Is it that a user can create watches on an index he/she does not have access to? Or is it the READ access for the indices? If Sentinl uses the Kibana server user to write and execute watches, then why would restricting index access for users fail? But as you see - we would need to understand more of the Sentinl inner workings, so you may have a better chance on the Sentinl forum I guess.

On Thursday, June 28, 2018 at 3:10:38 PM UTC+2, Håvard Langdal wrote:

Apologize if this is the wrong forum to ask, but I’m confident that this may apply to others as well.

This topic involves questions around the watcher plugin Sentinl.

  • Search Guard and Elasticsearch version

ES: 6.2.4

SG: 6.2.4-22.3

Sentinl: 6.2.4

I assume that when the user is not logged in, or in general it’s the sg_kibana_server user that queries for each respective user?

Is there are any alternatives to letting sg_kibana_server access all indices that Sentinl is to create alerts for ?

Our use case is to let end users create watchers on indices which they have access too. But letting the scheduler and watcher management run on the Kibana side as the sg_kibana_server creates issues in terms of trying to restrict read access to the different indices by different users. (given that sg_kibana_server does all the work for them) (sg_kibana_server is a highway to all the data (?))

A thought was to let the Sentinl scheduler run as a backend where it’s given the same required permissions, but it’s restricted by hostname.

Also this is an implementation detail of Sentinl, but I would guess they store it in a central index, but probably not the .kibana index.

···

On Friday, June 29, 2018 at 2:56:42 PM UTC+2, Håvard Langdal wrote:

Another question would be how the Kibana server user acutally executes the watchers? Would it get them from the global .kibana index or users private .kibana index or some predefined index for all the watchers?

fredag 29. juni 2018 11.28.48 UTC+2 skrev Jochen Kressin følgende:

Yes, Sentinl works similar to X-Pack Monitoring in this respect: You have one user that reads, writes and executes watches. Sentinl uses the Kibana server user for that, because watches need to be executable at all times even if no user is logged in. In X-Pack Monitoring you can define a dedicated user/role for that, but IMHO in Sentinl it’s always the Kibana server user.

On Friday, June 29, 2018 at 10:52:35 AM UTC+2, Håvard Langdal wrote:

Hi and thanks for responding.
We are trying to find out what user does the query part, if an user is logged out/token expires that would leave the user unable to query and the point of a watcher is to monitor at all times. This is why we suspect that it is the sg_kibana_server. In the documentation https://docs.search-guard.com/latest/search-guard-sentinl you specify that the sg_kibana_server needs read access to all indices we want to create alerts for, which is the primary issue.

Another question would be if we could select the searchguard user role ourselves ? (probably not the right forum)

I guess whether an user could create watchers for an index he/she does not have access too would also rely on how it’s implemented in Sentinl,

fredag 29. juni 2018 10.33.48 UTC+2 skrev Jochen Kressin følgende:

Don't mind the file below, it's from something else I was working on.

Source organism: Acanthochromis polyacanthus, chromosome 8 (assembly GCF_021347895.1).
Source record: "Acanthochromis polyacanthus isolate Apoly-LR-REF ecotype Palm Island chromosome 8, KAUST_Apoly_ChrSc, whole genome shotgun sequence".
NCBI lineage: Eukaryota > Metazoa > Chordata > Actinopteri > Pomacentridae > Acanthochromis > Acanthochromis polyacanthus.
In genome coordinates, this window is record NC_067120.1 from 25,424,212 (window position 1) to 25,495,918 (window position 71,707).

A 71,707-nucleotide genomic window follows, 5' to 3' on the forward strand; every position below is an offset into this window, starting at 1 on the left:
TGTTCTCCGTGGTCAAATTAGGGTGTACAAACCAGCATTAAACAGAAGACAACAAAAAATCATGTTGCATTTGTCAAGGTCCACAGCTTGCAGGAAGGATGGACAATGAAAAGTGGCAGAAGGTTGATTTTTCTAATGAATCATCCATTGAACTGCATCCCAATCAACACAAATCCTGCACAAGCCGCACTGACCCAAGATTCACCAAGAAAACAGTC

I’m not 100% familiar with the Sentinl internals, but … it is usually not the Kibana server user that issues queries. That would make it impossible to implement RBAC for the logged in users. The Kibana server user is mainly used for maintenance, e.g. the infamous health checks from Kibana to Elasticsearch. That’s why a Kibana user typically needs to sets of permissions: One for managing the .kibana index (reading and writing saved objects like Visualizations), and then permissions for the indices the user is allowed to operate on. But having said that - it’s really up to the plugin developer to use either the internal Kibana server user, or the logged in user.

So why does this use case not work:

“But letting the scheduler and watcher management run on the Kibana side as the sg_kibana_server creates issues in terms of trying to restrict read access to the different indices by different users.”

Is it that a user can create watches on an index he/she does not have access to? Or is it the READ access for the indices? If Sentinl uses the Kibana server user to write and execute watches, then why would restricting index access for users fail? But as you see - we would need to understand more of the Sentinl inner workings, so you may have a better chance on the Sentinl forum I guess.

On Thursday, June 28, 2018 at 3:10:38 PM UTC+2, Håvard Langdal wrote:

Apologize if this is the wrong forum to ask, but I’m confident that this may apply to others as well.

This topic involves questions around the watcher plugin Sentinl.

  • Search Guard and Elasticsearch version

ES: 6.2.4

SG: 6.2.4-22.3

Sentinl: 6.2.4

I assume that when the user is not logged in, or in general it’s the sg_kibana_server user that queries for each respective user?

Is there are any alternatives to letting sg_kibana_server access all indices that Sentinl is to create alerts for ?

Our use case is to let end users create watchers on indices which they have access too. But letting the scheduler and watcher management run on the Kibana side as the sg_kibana_server creates issues in terms of trying to restrict read access to the different indices by different users. (given that sg_kibana_server does all the work for them) (sg_kibana_server is a highway to all the data (?))

A thought was to let the Sentinl scheduler run as a backend where it’s given the same required permissions, but it’s restricted by hostname.